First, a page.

Well, we do know that sexism exists. We know that women are paid less for doing the same work as men, we know that women face sexual harassment and ridiculous scrutiny of their looks and are socialized to defer to the judgement of men.
Why can't we address that before we go trolling the human genome to find any differences between men and women that might possibly have an effect on our behavior?
Really, I doubt that men are genetically predisposed to be better leaders of countries because they just don't have the experiences women do. Without female voices in power, we will continue marginalizing child care and reproductive health and sexual harassment as "women's issues," and producing governments of men, by men, and for men.
Living in a Democracy gives us a chance to engineer our society to benefit all individuals, and not just limp along trying to make more money and have fewer people die.
What I'm hearing is that you haven't had female candidates groomed to act more stereotypically male and handed you on a silver platter. There are a huge number of factors that contribute to the dearth of female candidates - things from pressure to stay home with the kids, to the double bind of being seen as an emasculating bitch if you're outspoken and an ineffective shrinking violet if you're not, to the undercurrent of machismo in netroots politics (for instance, the "Band of Brothers" branding that was pushed for a while was on its face exclusionary and really off-putting to me). The high percentage of netroots-endorse white dudes indicates a certain level of tunnel vision.
The thing is that things have to change for things to change. Looking at the face of netroots candidates, it's hard to come away thinking much has changed at all. There's definitely a delicate balance between giving the people what they want and giving them what they didn't know they wanted, but if I were in your shoes, I'd be asking, say, feminist bloggers to open this question up to their audiences. Actually - I'm going to email a few now, and see if there's anything my meager audience has to say. It's a lot easier to find out what people want when you talk to them, not about them.
That's pretty optimistic. What about Michael Savage? What about Rush Limbaugh? What about Lou Dobbs? I'm anticipating that people will pat themselves on the back after this episode and act like they can stop worrying about things like racism and sexism, since they took care of that Imus guy.
Of course, the fact that people will just stand by and let it happen is scary in its own right. Borat was unsettling, even if I didn't walk out of the theater worried that my fellow red-staters want to throw Jews down the well.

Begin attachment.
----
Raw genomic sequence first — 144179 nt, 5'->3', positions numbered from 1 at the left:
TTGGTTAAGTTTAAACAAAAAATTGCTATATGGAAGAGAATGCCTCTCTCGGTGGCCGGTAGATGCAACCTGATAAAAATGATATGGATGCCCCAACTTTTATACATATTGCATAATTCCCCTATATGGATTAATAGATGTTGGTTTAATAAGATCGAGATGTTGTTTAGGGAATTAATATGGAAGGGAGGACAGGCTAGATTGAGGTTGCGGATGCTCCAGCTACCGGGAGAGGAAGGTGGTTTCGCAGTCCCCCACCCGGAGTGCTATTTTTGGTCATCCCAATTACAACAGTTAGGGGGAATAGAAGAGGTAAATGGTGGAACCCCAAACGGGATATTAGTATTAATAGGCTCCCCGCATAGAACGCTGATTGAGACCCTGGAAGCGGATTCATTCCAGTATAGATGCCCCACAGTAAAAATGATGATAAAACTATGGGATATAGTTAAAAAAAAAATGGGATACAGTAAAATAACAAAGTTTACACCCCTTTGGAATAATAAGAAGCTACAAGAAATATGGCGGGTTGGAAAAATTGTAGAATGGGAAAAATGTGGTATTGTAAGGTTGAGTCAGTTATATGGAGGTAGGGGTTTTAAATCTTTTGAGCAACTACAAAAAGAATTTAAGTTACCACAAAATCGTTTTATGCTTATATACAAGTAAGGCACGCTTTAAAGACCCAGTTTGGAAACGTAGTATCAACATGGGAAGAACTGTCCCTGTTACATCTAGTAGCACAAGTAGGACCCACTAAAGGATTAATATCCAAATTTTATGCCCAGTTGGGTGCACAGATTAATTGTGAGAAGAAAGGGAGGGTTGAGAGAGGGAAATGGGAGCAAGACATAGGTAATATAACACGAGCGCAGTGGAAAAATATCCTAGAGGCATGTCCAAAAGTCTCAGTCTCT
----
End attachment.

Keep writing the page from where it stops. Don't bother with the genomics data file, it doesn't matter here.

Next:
I think that the racist underbelly of America thing has been pretty overplayed. I'm sure that those frat guys are basically the worst America has to offer (and really, does it get much worse?). A lot of why people go along with Borat's terrible hijinks is because their multiculturalized moral compass doesn't work as well as they thought, and it takes only a small amount of social pressure to keep people from speaking out when someone's displaying anti-semitism or whathaveyouism. Borat puts you into an uncomfortable situation, and there's a lot for you to process. "Did he really just say that? " "Is it maybe a Kazakh word I don't know?" "Maybe his culture is just unfamiliar to me." "He's so friendly, though." "I don't really want to make a scene." "If I have a fit, Kazakhstan will think Americans are psychos." Etc. Cohen has a talent for keeping people just confused enough that they can't really react to the horrible things he's saying, even as they're pretty sure they ought to slap him in the face.
Wow, that's a cool link. I know that one non-internet-accessible paper, the Lewiston Tribune, had a letters page the other day that included one person spouting the talking points of the Sali campaign, and right next to it was a letter from Larry Grant himself refuting them. It was pretty cool.
Here in what is widely recognized as Jesusland, I've been doing my best to collect large numbers of liberals together to talk loudly about politics and in general stand up and be noticed. I want the alienated D-voters to be part of a community, and not just assume defeat is unavoidable.
And then there's the blogging and the volunteering with the county party.
I wasn't sure where to put this, but I would love my blog F-words to be included as one of those covering the ID-01 race. I've been following it for several months now, and am excited to see things picking up steam.